Monday, December 29, 2008

Why DO we do this to ourselves?

Al Anine asked "What if I work hard and do well but still don't wind up with a decent faculty position?"

I can't give you any good answer--nor can anybody, which is what I am sure you are finding! There's no magic formula to success as a Ph.D. scientist. I think the best strategy is to go with everything you've got for whatever it is you want, but be ready to explore other options at all times. Learn more about 'alternative careers' (which really just means the huge range of other Ph.D.-level jobs outside of being a professor). It's funny that those are considered the "alternative," because there are a HELLUVA lot more of those jobs than there are faculty positions, and they are much more enjoyable and natural for most people in the world, as well. There are, what, like a few hundred faculty position openings a year in America? And in bad economic times, that shrinks considerably.

When I was looking for faculty jobs (and found it REALLY hard, it took me almost two years of applying), I thought a lot about 1) if I really wanted to do it, and 2) if it was worth the crazytrain I knew I would be stepping onto. I did thought experiments where I explored how happy I might be able to be in other jobs that used my Ph.D. skills, and the answer was overwhelmingly "VERY HAPPY." In the end, the exact right faculty job DID come along for me. But I wasn't waiting to bank on that: right about at the same time as I found this job and applied for it, I was also setting myself a deadline of the following spring. That if I didn't get a position in that round of a few applications I sent out, and/or if I did not get awarded my final try at the K99/R00, I was done trying to make it in academia. I would start applying for industry and other types of jobs instead.

I love writing, I love planning, I love communicating about science. I love translating complex concepts for people who need to be able to understand them (like my family who has been working so hard to understand my cousin's cancer and her treatments). There are SO many other things I could do that would let me do that. I think it's always good to just keep an open mind and be ready to maybe not keep on hanging on to that dream if the practicalities are killing its joy and severely impacting its attainability. When I let go of the stress and desperation of being so monomaniacal about that dream, I was finally able to think on a level about it that was more realistic and made it more achievable.

But just like relationships, it was all about right place-right time for each of us. I could have been perfectly happy with other job fish in the Ph.D. sea, I'm sure. Just like how breaking up with your first "true love" can be the wake up call you need to find out enough about yourself to actually WORK in a relationship, having to change your perspective on a dream can help you wake up to what you're really capable of doing and enjoying, and leave you open to other possibilities. Once I was much more comfortable in my applications (for the job and the grant), I was able to just show them who I was and see if that was what they were looking for. And it was.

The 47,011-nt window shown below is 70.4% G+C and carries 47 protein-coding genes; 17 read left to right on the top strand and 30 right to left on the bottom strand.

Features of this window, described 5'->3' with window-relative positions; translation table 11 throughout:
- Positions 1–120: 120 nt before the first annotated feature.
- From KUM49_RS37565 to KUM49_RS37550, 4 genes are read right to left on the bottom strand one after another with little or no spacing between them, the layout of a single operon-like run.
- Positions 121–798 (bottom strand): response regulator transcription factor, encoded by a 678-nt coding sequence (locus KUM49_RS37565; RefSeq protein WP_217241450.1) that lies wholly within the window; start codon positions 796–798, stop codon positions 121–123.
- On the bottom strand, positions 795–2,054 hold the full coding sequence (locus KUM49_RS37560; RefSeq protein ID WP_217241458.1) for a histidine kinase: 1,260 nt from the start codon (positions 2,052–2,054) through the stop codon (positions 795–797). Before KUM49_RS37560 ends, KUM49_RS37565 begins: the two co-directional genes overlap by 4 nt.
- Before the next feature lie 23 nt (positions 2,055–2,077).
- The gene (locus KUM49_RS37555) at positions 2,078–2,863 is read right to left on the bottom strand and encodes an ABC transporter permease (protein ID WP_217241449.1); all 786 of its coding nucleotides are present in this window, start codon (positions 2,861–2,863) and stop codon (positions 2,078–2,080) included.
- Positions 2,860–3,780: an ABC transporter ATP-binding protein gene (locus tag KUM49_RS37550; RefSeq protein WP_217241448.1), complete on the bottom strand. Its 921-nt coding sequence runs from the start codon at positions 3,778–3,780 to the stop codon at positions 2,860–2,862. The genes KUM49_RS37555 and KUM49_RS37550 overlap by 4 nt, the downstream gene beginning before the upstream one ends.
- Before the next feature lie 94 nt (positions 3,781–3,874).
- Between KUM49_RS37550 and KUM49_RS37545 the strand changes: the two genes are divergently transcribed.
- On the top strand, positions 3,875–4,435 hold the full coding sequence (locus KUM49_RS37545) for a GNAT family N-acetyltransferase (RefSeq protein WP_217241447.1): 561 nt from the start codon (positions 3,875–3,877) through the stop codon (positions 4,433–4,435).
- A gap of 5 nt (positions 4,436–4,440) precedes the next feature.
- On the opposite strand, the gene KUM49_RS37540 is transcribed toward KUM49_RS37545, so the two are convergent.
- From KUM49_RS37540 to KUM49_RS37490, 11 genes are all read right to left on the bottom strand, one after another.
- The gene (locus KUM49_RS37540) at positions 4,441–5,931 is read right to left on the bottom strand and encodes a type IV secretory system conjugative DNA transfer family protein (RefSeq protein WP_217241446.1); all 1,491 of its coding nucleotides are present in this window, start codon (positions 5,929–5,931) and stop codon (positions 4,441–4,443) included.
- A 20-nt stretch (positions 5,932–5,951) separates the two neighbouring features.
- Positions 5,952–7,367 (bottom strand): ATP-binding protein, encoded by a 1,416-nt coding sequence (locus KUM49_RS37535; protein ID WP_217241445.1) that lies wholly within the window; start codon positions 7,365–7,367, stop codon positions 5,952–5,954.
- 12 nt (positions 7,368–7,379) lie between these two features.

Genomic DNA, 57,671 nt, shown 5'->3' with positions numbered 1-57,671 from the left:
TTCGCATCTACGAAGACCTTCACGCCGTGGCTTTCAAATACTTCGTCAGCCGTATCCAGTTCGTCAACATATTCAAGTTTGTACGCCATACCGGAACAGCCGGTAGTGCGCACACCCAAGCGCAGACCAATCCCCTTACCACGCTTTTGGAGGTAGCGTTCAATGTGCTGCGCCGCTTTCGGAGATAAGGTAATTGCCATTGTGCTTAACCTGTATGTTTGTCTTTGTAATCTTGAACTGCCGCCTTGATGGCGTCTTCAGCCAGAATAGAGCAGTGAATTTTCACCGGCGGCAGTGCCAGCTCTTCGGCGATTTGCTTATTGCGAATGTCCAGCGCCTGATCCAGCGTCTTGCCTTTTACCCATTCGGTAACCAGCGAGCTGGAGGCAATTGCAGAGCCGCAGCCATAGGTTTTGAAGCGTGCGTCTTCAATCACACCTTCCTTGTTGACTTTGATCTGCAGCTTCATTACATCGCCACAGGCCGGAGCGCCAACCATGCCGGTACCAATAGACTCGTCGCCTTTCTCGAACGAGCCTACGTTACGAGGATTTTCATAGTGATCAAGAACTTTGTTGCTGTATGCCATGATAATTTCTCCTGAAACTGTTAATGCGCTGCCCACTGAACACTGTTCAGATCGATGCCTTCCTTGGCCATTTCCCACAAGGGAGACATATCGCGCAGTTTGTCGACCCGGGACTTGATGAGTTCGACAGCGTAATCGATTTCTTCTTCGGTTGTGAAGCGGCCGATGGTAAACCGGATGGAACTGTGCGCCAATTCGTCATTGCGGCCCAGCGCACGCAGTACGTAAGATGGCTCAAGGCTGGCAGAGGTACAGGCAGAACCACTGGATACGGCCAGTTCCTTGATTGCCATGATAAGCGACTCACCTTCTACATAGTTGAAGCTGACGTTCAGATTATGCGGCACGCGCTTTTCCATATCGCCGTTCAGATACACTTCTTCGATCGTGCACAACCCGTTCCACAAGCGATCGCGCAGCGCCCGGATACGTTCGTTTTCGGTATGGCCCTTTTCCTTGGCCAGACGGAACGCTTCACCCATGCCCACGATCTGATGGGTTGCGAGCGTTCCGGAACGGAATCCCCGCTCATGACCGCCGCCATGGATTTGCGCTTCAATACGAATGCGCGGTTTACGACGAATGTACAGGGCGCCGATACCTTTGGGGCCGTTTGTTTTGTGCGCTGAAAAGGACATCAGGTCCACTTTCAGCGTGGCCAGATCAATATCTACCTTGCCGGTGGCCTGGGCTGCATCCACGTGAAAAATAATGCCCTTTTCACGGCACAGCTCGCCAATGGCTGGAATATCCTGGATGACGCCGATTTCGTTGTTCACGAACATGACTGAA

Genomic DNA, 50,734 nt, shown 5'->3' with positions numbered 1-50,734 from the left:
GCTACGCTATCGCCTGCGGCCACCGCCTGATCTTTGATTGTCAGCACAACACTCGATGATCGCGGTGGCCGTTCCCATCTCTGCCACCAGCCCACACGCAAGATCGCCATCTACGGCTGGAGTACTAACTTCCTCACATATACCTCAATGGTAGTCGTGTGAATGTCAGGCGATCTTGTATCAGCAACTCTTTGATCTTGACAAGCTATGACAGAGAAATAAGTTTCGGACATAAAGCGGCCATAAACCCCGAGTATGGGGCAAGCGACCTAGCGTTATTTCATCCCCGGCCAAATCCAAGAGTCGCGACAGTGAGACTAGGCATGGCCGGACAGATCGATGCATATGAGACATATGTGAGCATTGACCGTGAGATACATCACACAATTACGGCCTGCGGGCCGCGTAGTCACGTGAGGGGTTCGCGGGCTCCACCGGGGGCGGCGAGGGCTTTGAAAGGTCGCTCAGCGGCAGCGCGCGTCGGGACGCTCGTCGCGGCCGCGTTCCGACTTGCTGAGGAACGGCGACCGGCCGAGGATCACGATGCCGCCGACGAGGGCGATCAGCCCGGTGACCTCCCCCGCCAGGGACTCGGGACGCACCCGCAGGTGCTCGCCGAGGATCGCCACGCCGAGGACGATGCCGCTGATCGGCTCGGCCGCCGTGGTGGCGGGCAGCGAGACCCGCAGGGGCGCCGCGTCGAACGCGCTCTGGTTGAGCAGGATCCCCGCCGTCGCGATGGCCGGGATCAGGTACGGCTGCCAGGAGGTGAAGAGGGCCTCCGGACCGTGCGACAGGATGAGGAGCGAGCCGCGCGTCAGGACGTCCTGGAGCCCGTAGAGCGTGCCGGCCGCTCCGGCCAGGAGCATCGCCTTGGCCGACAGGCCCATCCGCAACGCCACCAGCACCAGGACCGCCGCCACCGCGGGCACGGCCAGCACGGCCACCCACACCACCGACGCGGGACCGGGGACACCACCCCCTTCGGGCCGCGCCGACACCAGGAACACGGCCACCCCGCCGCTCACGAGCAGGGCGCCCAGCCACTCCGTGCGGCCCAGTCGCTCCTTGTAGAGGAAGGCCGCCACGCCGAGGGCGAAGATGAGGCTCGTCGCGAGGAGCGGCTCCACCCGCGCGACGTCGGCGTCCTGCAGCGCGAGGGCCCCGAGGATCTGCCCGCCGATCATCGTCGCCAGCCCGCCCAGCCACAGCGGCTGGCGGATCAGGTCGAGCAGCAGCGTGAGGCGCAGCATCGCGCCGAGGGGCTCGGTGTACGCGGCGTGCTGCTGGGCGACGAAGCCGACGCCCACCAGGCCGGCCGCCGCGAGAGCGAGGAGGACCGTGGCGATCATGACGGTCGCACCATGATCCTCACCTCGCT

4 comments:

Professor in Training said...

Totally agree. Grad students need to be aware that (1) there are far fewer faculty positions than there are applicants and (2) there are a lot of non-academic career options out there. Some commenters on my blog have snarked that I wasn't being compassionate or sympathetic enough towards those who were unsuccessful in faculty searches, but the reality is that only a small percent of PhDs are going to get a faculty job. PhD grads have a wide range of skills that are directly applicable to a bunch of "alternative careers" and certainly shouldn't be considered to be runner-up choices.

akhilesh said...
This comment has been removed by a blog administrator.
Al Anine said...

I love science and research and I also enjoy teaching and learning though and most of all FREE FOOD(joking... kind of). I think that working for 5-6 years on a PhD and then post-doc many people feel as if they "deserve" what they want. And it is hard not to look at people who obtained faculty positions and not feel like a failure. Further, the university I attend tries to groom us for faculty positions and no one ever even mentions other career options. What do you think contributed most to your success in finding a job? Papers? Recs? Grades? Awards? All of the above?

Massimo (formerly known as Okham) said...

Grad students need to be aware that (1) there are far fewer faculty positions than there are applicants and (2) there are a lot of non-academic career options out there.

They are aware of that. All of them. They all made the choice that they made knowing full well what they were getting themselves into -- it is extensively discussed in fifteen years worth of internet archives.
Anyone who claims, in 2009, "not to have known" has simply chosen to ignore, or shrugged off any talk of possible future difficulty with landing academic employment thinking that (s)he would outsmart the system-- "it won't happen to me, I am special".

PhD grads have a wide range of skills that are directly applicable to a bunch of "alternative careers" and certainly shouldn't be considered to be runner-up choices.

Well, again, some of these people (a small fraction, I think) know full well that these alternative careers exist -- problem is, they just don't want them, and won't even consider them.